Sushi Restaurant Basics

Finding a Sushi Restaurant

Look for a sign or curtain (noren) that says "sushi" in Japanese. Or look for the "SUSHI RESTAURANT" sticker widely used throughout Niigata. There are at least three different ways to write sushi in Japanese—"すし", "寿司" and "鮨"—so keep your eyes open.

Types of Seating

If you sit at the sushi bar, you will be able to watch the sushi chefs prepare the food, and you can view the varieties of fish and other ingredients lined up in the glass cases in front of you. If you prefer a more private and relaxing experience, you can sit on tatami mats at a Japanese-style table. Your host will guide you according to your wishes and the number in your party. You may want to state your preference in advance when making a reservation.

Types of Sushi

Nigiri ("molded" sushi)

This sushi is made from a hand-molded bite-size amount of vinegar-flavored rice ("sushi rice") dabbed with wasabi and topped with a slice of fish or other tasty tidbit. An order of "one" will usually get you one piece.

Gunkanmaki ("Battleship roll")

This style of sushi is often used to provide added support for toppings such as ikura (salmon roe) and uni (sea-urchin roe) that fall apart easily. The sushi rice is hand molded, wrapped with nori (dried, pressed seaweed), and topped with the item of your choice.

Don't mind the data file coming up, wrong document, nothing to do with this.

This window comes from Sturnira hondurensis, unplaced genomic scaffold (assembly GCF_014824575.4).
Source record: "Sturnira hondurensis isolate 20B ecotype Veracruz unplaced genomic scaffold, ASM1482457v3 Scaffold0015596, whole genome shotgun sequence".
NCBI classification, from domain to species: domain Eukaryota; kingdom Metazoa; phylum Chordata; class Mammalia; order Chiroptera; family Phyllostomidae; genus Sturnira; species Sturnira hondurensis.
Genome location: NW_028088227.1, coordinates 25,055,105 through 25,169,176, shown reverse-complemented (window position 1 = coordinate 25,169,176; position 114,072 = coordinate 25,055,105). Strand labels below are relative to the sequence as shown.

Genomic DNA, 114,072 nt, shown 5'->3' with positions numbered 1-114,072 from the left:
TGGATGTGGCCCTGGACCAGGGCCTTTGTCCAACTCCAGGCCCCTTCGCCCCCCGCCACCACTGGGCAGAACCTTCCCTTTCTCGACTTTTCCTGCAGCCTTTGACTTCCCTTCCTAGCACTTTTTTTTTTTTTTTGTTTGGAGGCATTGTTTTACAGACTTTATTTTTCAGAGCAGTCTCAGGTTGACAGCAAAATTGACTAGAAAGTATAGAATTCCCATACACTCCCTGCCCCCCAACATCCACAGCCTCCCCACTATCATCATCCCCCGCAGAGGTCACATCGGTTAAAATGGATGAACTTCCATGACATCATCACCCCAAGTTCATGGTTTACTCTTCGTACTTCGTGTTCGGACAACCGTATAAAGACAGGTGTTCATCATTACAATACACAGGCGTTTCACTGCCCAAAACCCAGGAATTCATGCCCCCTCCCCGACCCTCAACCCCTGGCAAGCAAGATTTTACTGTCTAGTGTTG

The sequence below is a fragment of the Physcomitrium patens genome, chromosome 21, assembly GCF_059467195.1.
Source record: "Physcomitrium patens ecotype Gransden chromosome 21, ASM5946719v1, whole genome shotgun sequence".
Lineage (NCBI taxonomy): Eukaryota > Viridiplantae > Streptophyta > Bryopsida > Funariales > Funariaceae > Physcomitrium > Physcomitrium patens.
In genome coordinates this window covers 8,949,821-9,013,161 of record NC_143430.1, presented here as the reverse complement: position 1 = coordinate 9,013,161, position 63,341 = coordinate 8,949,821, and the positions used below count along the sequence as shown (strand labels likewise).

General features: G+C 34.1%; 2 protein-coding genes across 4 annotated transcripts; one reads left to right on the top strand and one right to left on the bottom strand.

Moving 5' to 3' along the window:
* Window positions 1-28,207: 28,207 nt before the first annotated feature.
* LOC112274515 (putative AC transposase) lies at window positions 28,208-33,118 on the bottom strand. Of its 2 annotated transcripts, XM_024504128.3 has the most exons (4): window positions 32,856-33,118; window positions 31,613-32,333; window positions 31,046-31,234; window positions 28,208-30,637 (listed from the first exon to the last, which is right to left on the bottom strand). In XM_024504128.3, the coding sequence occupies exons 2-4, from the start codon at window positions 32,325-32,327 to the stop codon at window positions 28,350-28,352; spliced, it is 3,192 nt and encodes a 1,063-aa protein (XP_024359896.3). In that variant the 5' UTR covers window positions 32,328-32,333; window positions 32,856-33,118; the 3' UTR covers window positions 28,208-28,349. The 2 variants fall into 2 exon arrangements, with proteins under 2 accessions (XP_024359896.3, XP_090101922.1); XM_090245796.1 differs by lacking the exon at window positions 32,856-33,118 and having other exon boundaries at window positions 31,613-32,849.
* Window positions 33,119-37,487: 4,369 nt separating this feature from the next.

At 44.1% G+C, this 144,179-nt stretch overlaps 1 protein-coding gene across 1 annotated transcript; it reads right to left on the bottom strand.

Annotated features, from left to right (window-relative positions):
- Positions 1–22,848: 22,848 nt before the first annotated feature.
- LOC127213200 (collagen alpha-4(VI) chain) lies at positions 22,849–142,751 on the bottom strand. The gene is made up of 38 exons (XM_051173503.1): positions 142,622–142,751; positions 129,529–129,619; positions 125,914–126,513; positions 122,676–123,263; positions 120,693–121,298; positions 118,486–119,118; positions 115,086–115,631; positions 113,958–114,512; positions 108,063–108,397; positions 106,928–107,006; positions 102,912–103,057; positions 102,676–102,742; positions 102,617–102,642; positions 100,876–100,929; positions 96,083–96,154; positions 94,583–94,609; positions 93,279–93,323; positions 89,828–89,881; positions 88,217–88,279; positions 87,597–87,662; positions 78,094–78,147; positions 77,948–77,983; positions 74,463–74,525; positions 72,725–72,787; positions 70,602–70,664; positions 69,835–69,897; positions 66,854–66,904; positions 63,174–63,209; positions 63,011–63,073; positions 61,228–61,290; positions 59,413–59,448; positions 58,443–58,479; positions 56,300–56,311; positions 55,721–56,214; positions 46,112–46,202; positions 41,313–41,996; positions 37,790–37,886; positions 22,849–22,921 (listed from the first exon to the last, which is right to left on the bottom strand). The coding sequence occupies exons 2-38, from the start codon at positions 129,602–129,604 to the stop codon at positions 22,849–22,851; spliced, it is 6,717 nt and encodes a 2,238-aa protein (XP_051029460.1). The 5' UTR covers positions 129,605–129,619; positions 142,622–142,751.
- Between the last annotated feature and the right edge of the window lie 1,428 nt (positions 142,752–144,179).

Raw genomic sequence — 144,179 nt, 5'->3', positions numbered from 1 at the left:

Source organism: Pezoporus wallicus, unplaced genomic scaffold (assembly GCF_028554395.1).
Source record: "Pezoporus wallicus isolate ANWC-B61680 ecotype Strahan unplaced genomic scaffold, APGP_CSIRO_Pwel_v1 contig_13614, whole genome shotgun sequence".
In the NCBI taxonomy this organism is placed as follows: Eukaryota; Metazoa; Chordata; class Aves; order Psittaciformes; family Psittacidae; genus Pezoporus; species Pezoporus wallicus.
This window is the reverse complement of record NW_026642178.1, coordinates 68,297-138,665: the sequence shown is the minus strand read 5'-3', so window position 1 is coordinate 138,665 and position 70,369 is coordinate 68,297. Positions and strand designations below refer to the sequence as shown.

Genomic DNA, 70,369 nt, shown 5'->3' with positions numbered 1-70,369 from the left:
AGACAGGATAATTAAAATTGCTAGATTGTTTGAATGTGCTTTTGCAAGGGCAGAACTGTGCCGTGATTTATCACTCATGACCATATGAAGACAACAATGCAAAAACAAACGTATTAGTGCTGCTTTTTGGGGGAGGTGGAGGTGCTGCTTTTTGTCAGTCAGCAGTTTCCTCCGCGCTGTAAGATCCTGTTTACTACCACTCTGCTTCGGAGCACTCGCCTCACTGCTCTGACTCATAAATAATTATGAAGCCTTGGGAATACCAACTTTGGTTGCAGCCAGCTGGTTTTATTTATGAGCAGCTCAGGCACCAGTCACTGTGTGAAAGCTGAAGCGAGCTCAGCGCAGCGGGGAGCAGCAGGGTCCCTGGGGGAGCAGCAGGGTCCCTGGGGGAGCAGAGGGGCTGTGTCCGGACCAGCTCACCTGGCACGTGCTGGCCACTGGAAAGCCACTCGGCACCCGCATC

Norimaki ("Nori-wrapped roll")

Sushi rice is spread on a sheet of nori, the item of your choice is then placed on the rice, and the nori sheet is then rolled into a cylinder which is then cut into pieces to make this type of sushi. These rolls come in various styles with different names, depending on the size or ingredients: hosomaki (thin roll), futomaki (thick roll), kappamaki (cucumber roll), tekkamaki.(tuna roll), and others.


This is a wet towel that may be hot or cold which is used for wiping your hands and face. You may wish to use it repeatedly if you are eating your sushi with your fingers.

Shoyu sashi (Soy-sauce jar)

Pour some soy sauce from the jar into your little soy-sauce dish, and then dip the sushi into the dish before eating it. Pour out only a small amount, and then add more when you run out.

Shoyu zara (Soy-sauce dish)

This small dish, about 10 cm (4 inches) in diameter, is used for holding your soy sauce. Pour in a small amount of sauce form the soy-sauce jar, and then dip pieces as desired before eating. Note that not all sushi pieces require soy sauce; a few types come with their own special sauce, others may use salt, and still others should be eaten with no additional flavorings.

Agari or Ocha (Tea)

This powdered green tea, which is served hot, has a subtle aroma that does not overwhelm the delicate taste of the sushi. It refreshes the tongue and brings out residual flavors.

Hashi (Chopsticks)

Some shops provide disposable chopsticks known as waribashi which come fused together and are broken apart before being used. Feel free to eat sushi with your hands, however; it's a true finger food.


These are small wooden trays on which sushi pieces are served. Not all shops use these; some set the sushi on leaves or on plates.